In a first reaction, nitrogen oxides are transformed into nitric acid or nitrates in the atmosphere. This acid, very corrosive, is washed away by rainwater and becomes one of the constituents of acid rain. Nitrogen oxides are also involved in the destruction of the ozone layer. Although they act only as catalysts, small amounts of oxide can destroy large amounts of ozone until they are removed from the stratosphere by a slow natural process. In the case of aviation, the reactors inject nitrogen oxides directly into the stratosphere and thus aggravate the effect.
Carbon oxides are another family of contaminants. The main ones are carbon monoxide, CO, and carbon dioxide, CO2. Carbon monoxide is produced by incomplete combustion of organic fuels, that is, in a situation of lack of oxygen that prevents complete oxidation to CO2. The top producers are cars and the processes in which combustion is involved. Carbon monoxide is a highly toxic substance because it combines with the hemoglobin of the blood and prevents the transport of oxygen to the tissues, and therefore breathing. Carbon dioxide is a gas that is normally found in the atmosphere at an average concentration of 0.03%. Occurs naturally in the respiration of living beings and in combustion. It is consumed by the photosynthesis of plants. In addition, carbon dioxide has a decisive participation in global warming, as it absorbs infrared radiation from the sun and the oceans. This phenomenon is known as greenhouse.
Hydrocarbons at high concentrations have irritating effects. The largest source of hydrocarbon production is the natural one. Methane is the pollutant that represents most of this production. Human activity, especially the transit of vehicles, some combustion processes of organic matter and also oil refineries and processes that work with solvents produce a significant amount of hydrocarbons of various types. Hydrocarbons can react with nitrogen oxides, under conditions of strong solar radiation and produce the phenomenon of photochemical smog.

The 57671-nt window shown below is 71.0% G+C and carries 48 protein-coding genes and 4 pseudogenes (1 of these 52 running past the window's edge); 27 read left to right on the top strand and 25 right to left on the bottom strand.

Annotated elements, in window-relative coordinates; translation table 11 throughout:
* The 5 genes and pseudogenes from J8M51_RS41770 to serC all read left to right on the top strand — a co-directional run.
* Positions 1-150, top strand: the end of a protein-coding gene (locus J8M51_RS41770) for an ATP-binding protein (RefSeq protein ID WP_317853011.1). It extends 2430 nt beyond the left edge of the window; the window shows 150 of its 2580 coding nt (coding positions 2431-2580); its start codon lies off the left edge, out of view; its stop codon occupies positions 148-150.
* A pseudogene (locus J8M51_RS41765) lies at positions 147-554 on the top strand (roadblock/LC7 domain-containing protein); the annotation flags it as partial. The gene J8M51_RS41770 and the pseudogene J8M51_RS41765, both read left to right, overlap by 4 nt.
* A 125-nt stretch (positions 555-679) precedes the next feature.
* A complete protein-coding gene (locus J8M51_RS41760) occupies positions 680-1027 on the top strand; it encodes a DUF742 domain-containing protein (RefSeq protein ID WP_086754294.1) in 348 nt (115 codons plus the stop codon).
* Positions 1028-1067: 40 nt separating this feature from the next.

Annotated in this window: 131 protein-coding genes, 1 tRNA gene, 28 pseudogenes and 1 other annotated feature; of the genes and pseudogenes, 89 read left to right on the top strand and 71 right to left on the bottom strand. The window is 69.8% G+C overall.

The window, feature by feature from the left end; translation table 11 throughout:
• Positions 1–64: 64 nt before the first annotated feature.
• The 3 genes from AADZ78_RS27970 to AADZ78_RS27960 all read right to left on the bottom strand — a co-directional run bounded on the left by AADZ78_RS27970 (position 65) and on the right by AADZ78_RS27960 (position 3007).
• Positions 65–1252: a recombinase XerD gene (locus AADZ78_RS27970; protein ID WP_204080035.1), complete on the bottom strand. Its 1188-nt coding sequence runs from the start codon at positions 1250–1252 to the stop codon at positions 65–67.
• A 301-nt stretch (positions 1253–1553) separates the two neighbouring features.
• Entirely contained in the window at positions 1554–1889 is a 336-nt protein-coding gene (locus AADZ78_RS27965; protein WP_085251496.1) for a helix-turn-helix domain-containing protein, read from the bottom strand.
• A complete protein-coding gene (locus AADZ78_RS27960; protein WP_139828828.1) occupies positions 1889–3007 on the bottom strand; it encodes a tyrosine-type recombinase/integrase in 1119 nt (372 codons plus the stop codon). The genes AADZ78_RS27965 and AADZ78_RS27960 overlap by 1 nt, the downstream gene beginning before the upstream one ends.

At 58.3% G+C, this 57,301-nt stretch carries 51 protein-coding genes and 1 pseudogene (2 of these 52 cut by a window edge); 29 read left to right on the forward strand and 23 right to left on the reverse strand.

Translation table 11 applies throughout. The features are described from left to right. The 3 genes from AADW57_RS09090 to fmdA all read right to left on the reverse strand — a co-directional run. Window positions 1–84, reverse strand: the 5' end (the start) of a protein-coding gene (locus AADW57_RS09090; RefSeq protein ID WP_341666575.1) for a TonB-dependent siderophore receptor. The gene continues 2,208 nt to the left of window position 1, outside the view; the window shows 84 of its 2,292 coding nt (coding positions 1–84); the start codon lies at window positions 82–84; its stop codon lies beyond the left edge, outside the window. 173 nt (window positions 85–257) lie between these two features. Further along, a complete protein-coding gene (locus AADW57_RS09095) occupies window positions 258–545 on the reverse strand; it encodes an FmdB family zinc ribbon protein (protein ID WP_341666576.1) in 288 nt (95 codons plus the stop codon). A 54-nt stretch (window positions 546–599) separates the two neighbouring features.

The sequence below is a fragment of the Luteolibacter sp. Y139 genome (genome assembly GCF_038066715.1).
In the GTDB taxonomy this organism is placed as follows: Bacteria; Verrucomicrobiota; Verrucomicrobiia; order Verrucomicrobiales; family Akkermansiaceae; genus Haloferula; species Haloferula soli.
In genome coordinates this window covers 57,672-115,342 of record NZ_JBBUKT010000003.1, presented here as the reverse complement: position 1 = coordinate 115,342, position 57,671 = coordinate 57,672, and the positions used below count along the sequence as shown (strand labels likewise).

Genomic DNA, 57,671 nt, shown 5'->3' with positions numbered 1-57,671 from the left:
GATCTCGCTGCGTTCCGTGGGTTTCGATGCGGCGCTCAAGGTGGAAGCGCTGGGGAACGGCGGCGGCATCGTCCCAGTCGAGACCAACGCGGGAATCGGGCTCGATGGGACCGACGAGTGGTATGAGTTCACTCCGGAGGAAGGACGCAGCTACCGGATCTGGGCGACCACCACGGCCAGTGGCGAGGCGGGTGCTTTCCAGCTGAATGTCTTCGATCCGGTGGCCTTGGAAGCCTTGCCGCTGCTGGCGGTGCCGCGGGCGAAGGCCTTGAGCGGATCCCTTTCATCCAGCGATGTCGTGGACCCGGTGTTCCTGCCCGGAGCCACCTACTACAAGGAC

Oxidants at high concentrations are strongly irritating and tearful, damage vegetation and have the property of cracking tension rubber, for example, car tires. Oxidants are the product of photochemical reactions between nitrogen oxides and hydrocarbons and are considered secondary pollutants, those that are not directly emitted by an emitting source but are formed in the air itself. The main oxidant is ozone, but there are others, derived from hydrocarbons, such as acyl nitroperoxides known by the acronym PAN. They appear in the form of photochemical fog. They are classics of urban areas and cars have an important role in their appearance.
The halogenated compounds with the highest incidence on air quality are fluorine compounds, chlorine compounds and freons, chlorine and fluorine compounds. Fluorine compounds are mainly emitted by the ceramics, aluminum and glass industries. Since fluoride has a certain role in some physiological processes of organisms, a significant increase in its concentration can have negative consequences, especially in children. In addition to reacting with water vapor, hydrofluoric acid is formed, which is very corrosive. Chlorine compounds are emitted mainly by the petrochemical industry, the combustion processes of plastic materials or others containing chlorine. Freons are gases that are used as propellants for aerosols and in refrigeration systems. These compounds have negative effects on the ozone layer and that is why their use is being limited.
Among the metals emitted to the atmosphere with greater incidence we have: lead, cadmium, nickel, iron, mercury, chromium, copper, manganese and arsenic. The most important and the most abundant in the atmosphere is lead. It comes mainly from what is included in the gasoline of cars as antidetonating. This pollution phenomenon is being significantly reduced with the use of vehicles that use unleaded gasoline. All these metals have toxic characteristics and accumulate in the tissues of organisms, where they can reach remarkable concentrations.